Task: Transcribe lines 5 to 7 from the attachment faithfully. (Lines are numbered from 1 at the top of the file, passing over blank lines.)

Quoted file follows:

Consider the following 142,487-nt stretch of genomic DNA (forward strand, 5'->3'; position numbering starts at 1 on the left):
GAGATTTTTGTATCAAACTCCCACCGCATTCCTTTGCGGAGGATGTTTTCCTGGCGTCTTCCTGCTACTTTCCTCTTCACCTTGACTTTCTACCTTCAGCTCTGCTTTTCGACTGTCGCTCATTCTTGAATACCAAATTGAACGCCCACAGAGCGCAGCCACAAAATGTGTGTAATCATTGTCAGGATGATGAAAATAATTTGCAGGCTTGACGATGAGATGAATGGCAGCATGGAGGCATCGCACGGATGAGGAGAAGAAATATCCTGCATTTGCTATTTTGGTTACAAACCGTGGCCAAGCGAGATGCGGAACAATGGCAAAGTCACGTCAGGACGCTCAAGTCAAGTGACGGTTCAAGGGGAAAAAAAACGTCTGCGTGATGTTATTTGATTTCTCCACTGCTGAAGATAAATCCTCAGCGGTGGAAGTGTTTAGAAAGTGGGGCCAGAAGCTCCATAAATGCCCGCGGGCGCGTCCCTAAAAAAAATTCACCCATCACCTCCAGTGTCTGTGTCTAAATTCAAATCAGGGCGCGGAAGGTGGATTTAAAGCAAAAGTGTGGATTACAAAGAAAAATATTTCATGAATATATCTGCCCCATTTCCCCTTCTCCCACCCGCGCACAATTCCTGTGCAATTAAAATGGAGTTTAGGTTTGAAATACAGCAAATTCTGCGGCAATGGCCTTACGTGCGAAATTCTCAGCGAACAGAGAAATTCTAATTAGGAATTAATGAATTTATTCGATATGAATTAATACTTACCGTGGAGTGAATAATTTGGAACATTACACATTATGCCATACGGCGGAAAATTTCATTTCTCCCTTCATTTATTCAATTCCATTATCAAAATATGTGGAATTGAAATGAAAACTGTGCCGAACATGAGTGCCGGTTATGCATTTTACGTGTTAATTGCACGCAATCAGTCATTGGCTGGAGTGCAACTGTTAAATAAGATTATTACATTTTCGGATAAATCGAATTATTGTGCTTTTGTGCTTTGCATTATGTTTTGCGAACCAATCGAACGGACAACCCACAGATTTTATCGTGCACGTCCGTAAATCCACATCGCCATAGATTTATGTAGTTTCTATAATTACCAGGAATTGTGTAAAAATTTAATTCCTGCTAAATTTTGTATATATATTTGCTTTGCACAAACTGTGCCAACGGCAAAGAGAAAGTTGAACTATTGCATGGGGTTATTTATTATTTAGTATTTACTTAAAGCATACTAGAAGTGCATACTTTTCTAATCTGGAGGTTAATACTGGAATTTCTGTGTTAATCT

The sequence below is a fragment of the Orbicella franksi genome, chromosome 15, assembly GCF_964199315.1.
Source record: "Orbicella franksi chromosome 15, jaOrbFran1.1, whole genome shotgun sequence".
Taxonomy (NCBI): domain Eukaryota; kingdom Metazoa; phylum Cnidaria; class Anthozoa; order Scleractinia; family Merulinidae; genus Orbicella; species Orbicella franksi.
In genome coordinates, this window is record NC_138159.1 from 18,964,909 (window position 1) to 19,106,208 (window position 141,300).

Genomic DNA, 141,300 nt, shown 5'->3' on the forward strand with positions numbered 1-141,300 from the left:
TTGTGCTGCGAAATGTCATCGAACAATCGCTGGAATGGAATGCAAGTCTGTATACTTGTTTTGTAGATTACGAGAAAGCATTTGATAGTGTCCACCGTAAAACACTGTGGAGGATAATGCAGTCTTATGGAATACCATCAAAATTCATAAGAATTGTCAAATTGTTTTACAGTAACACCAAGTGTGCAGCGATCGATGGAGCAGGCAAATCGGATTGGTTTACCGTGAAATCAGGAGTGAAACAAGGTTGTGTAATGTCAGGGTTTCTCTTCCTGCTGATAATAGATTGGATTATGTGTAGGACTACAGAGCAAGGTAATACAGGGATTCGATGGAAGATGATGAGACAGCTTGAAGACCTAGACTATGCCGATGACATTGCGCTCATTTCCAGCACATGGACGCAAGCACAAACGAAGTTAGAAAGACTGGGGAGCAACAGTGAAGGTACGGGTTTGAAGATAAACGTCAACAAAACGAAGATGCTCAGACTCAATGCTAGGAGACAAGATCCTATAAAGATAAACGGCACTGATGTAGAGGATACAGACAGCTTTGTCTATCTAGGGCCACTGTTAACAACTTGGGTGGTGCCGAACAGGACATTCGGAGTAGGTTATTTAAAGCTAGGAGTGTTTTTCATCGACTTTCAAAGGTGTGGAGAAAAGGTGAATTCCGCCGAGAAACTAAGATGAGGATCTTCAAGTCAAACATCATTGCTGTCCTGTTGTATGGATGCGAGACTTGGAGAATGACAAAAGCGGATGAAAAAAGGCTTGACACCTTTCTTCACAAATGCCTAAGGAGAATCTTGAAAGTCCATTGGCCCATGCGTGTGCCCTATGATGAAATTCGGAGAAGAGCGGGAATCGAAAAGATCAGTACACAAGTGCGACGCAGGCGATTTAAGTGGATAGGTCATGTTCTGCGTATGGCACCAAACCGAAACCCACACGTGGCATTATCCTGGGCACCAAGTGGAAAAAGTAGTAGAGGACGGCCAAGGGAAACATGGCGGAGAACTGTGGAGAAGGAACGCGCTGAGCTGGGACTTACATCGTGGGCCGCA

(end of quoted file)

Taxonomy (NCBI): domain Eukaryota; kingdom Metazoa; phylum Cnidaria; class Anthozoa; order Scleractinia; family Merulinidae; genus Orbicella; species Orbicella franksi.
In genome coordinates, this window is record NC_138159.1 from 18,964,909 (window position 1) to 19,106,208 (window position 141,300).

Genomic DNA, 141,300 nt, shown 5'->3' on the forward strand with positions numbered 1-141,300 from the left: